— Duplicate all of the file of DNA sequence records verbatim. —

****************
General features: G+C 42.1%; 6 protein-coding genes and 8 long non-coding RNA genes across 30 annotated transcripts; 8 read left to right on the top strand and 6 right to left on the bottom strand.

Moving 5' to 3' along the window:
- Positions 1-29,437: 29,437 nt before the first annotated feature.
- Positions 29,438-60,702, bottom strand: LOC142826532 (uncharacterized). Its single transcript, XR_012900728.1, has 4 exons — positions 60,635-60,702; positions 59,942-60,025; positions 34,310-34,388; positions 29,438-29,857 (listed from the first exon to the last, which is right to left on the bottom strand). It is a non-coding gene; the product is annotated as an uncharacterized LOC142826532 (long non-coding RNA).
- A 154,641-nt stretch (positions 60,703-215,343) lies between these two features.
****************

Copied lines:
General features: G+C 42.1%; 6 protein-coding genes and 8 long non-coding RNA genes across 30 annotated transcripts; 8 read left to right on the top strand and 6 right to left on the bottom strand.

Moving 5' to 3' along the window:
- Positions 1-29,437: 29,437 nt before the first annotated feature.
- Positions 29,438-60,702, bottom strand: LOC142826532 (uncharacterized). Its single transcript, XR_012900728.1, has 4 exons — positions 60,635-60,702; positions 59,942-60,025; positions 34,310-34,388; positions 29,438-29,857 (listed from the first exon to the last, which is right to left on the bottom strand). It is a non-coding gene; the product is annotated as an uncharacterized LOC142826532 (long non-coding RNA).
- A 154,641-nt stretch (positions 60,703-215,343) lies between these two features.